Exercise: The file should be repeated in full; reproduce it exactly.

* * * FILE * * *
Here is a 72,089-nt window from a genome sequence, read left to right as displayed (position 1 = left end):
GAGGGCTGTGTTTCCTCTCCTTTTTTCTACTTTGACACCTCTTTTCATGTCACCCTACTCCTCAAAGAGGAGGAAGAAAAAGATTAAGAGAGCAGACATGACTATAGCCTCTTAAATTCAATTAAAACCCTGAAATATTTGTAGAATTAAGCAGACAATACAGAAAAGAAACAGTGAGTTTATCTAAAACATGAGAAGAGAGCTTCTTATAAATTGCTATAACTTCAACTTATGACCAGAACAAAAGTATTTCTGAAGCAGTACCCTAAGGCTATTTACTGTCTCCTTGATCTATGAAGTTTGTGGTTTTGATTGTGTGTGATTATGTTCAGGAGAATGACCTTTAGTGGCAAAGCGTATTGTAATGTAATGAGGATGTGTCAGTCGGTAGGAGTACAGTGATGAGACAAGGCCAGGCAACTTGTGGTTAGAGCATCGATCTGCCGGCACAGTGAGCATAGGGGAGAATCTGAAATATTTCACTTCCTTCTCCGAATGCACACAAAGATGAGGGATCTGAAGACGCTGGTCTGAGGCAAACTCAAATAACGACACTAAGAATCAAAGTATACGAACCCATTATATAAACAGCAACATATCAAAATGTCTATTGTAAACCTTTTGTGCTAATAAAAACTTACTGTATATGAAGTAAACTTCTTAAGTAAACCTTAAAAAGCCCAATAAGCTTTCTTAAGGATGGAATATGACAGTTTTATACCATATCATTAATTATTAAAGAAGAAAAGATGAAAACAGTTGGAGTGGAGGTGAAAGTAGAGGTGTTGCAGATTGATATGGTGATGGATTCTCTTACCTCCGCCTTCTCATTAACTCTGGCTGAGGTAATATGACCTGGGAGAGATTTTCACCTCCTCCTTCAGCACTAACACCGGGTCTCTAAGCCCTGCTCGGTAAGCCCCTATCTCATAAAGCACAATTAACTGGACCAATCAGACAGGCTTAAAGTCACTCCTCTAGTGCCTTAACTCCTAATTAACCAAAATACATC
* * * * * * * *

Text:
Here is a 72,089-nt window from a genome sequence, read left to right as displayed (position 1 = left end):
GAGGGCTGTGTTTCCTCTCCTTTTTTCTACTTTGACACCTCTTTTCATGTCACCCTACTCCTCAAAGAGGAGGAAGAAAAAGATTAAGAGAGCAGACATGACTATAGCCTCTTAAATTCAATTAAAACCCTGAAATATTTGTAGAATTAAGCAGACAATACAGAAAAGAAACAGTGAGTTTATCTAAAACATGAGAAGAGAGCTTCTTATAAATTGCTATAACTTCAACTTATGACCAGAACAAAAGTATTTCTGAAGCAGTACCCTAAGGCTATTTACTGTCTCCTTGATCTATGAAGTTTGTGGTTTTGATTGTGTGTGATTATGTTCAGGAGAATGACCTTTAGTGGCAAAGCGTATTGTAATGTAATGAGGATGTGTCAGTCGGTAGGAGTACAGTGATGAGACAAGGCCAGGCAACTTGTGGTTAGAGCATCGATCTGCCGGCACAGTGAGCATAGGGGAGAATCTGAAATATTTCACTTCCTTCTCCGAATGCACACAAAGATGAGGGATCTGAAGACGCTGGTCTGAGGCAAACTCAAATAACGACACTAAGAATCAAAGTATACGAACCCATTATATAAACAGCAACATATCAAAATGTCTATTGTAAACCTTTTGTGCTAATAAAAACTTACTGTATATGAAGTAAACTTCTTAAGTAAACCTTAAAAAGCCCAATAAGCTTTCTTAAGGATGGAATATGACAGTTTTATACCATATCATTAATTATTAAAGAAGAAAAGATGAAAACAGTTGGAGTGGAGGTGAAAGTAGAGGTGTTGCAGATTGATATGGTGATGGATTCTCTTACCTCCGCCTTCTCATTAACTCTGGCTGAGGTAATATGACCTGGGAGAGATTTTCACCTCCTCCTTCAGCACTAACACCGGGTCTCTAAGCCCTGCTCGGTAAGCCCCTATCTCATAAAGCACAATTAACTGGACCAATCAGACAGGCTTAAAGTCACTCCTCTAGTGCCTTAACTCCTAATTAACCAAAATACATC